Probation Violation
The front entrance is as sterile and depressing as the front entrance of any other social service agency. Frosted glass, a small call box. The buzzer to admit them. Detective Leanders notes, immediately, the gleaming eye of the surveillance camera protected by the overhang of a bent aluminum awning and looks directly up, and directly into the camera with a steadiness that unbends most humans faced with surveillance technology. They look away, whether guilty or not. They do not want to be caught, and framed in someone else's half-hidden view.

She is:

buzzed up.

climbs the stairs, sometimes two at a time.

and circles the sad and rather empty waiting room, fingers trailing through dust that has accumulated on the old issues of Highlights and National Geographic and US Weekly circa 2007 that accumulate in such places.

The first exchange is not helpful.

Her request to 'have a look around' is politely refused by a rather stone-faced young woman in a men's white button-down and an ill-fitting blazer, whose gang and prison tattoos are impossible to miss. Refused with a very very direct and very very steady, "Do you have a warrant?" Which is virtually an admission of some sort of guilt in Detective Leanders' mind.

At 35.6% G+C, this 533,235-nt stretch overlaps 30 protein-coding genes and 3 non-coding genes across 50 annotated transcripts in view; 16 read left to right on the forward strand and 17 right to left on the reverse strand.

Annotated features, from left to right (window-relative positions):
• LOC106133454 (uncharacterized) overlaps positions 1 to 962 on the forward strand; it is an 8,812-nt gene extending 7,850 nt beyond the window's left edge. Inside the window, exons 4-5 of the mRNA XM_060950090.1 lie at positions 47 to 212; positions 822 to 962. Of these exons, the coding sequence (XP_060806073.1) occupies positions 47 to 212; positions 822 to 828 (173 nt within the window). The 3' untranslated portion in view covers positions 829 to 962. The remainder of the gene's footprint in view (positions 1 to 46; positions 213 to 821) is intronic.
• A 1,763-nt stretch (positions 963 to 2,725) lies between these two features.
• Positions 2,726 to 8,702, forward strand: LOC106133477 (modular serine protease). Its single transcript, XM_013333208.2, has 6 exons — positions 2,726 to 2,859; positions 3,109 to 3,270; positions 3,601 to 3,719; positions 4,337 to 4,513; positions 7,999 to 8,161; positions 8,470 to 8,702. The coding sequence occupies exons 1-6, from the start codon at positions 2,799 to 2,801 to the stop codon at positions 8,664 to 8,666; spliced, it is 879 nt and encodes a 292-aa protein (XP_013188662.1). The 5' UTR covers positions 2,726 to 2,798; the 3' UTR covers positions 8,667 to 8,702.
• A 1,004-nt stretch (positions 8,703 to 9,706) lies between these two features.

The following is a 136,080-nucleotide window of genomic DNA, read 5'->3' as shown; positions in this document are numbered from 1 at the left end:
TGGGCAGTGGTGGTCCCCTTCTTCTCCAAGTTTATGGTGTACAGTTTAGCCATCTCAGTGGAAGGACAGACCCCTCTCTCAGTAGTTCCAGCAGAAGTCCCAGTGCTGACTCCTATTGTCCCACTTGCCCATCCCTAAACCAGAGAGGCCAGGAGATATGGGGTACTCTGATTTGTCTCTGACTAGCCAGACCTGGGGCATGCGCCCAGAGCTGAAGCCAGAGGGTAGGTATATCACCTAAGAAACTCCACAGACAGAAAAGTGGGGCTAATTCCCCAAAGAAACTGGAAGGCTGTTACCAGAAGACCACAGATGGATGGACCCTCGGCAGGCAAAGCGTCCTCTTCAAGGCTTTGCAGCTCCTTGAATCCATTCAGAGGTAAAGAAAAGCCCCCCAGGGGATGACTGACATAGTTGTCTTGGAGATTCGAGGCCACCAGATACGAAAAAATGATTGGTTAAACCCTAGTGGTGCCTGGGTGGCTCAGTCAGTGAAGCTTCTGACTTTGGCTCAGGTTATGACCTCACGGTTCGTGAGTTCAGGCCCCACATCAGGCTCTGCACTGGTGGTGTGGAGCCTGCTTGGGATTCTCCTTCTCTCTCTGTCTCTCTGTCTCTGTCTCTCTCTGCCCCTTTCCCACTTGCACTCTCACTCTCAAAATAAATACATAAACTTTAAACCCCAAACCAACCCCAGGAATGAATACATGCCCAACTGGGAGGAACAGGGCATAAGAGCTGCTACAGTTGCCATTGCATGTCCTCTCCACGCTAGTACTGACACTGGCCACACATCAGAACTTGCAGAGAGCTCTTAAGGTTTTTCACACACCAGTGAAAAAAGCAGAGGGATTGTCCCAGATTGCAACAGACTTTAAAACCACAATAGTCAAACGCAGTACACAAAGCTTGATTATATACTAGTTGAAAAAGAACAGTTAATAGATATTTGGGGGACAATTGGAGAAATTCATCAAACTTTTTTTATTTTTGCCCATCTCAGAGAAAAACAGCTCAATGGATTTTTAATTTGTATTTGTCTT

Her schedule's busy. It is a week and a half before she goes back.

But: go back she does, this time with a uniformed officer and a list of parolees expected to be on premises, working. This time with Maria Gilchrist's PO on speed dial. This time with her work records, and those of several co-workers still on parole. This time with a copy of the daily employment logs Ms. Gilchrist signed for one -

"Mr. Grover Youngblood, I'd like to speak with him as well."


Later, beneath the wintry shadow of a malfunctioning flourescent fixture in a sparse office without a computer, just a second-hand set of dirty cubicle furniture and a biblical guide to the End Times, Detective Leaders checks each of the parolees and probationers off her list.

All present and accounted for.
No contraband found as yet.
No one inside admits to being held here against their will.

All sing the program's dubious praises. Except:

"And Mr. Youngblood?"


Twenty-two minutes later, Detective Leanders and the uniformed officer she had accompanying leave rEEntry with Maria Gilchrist in handcuffs.

"The daily schedule, which you signed places him here. There was no emergency amendmant to the schedule filed today, and I'm told by his parole officer that you did not notify them of his failure to report this morning. Which in turn consitutes a violation of the terms of your own parole.
But my heart is wild and my bones are steel
And I could kill you with my bare hands if I was free.

- Phosphorescent, Song for Zula

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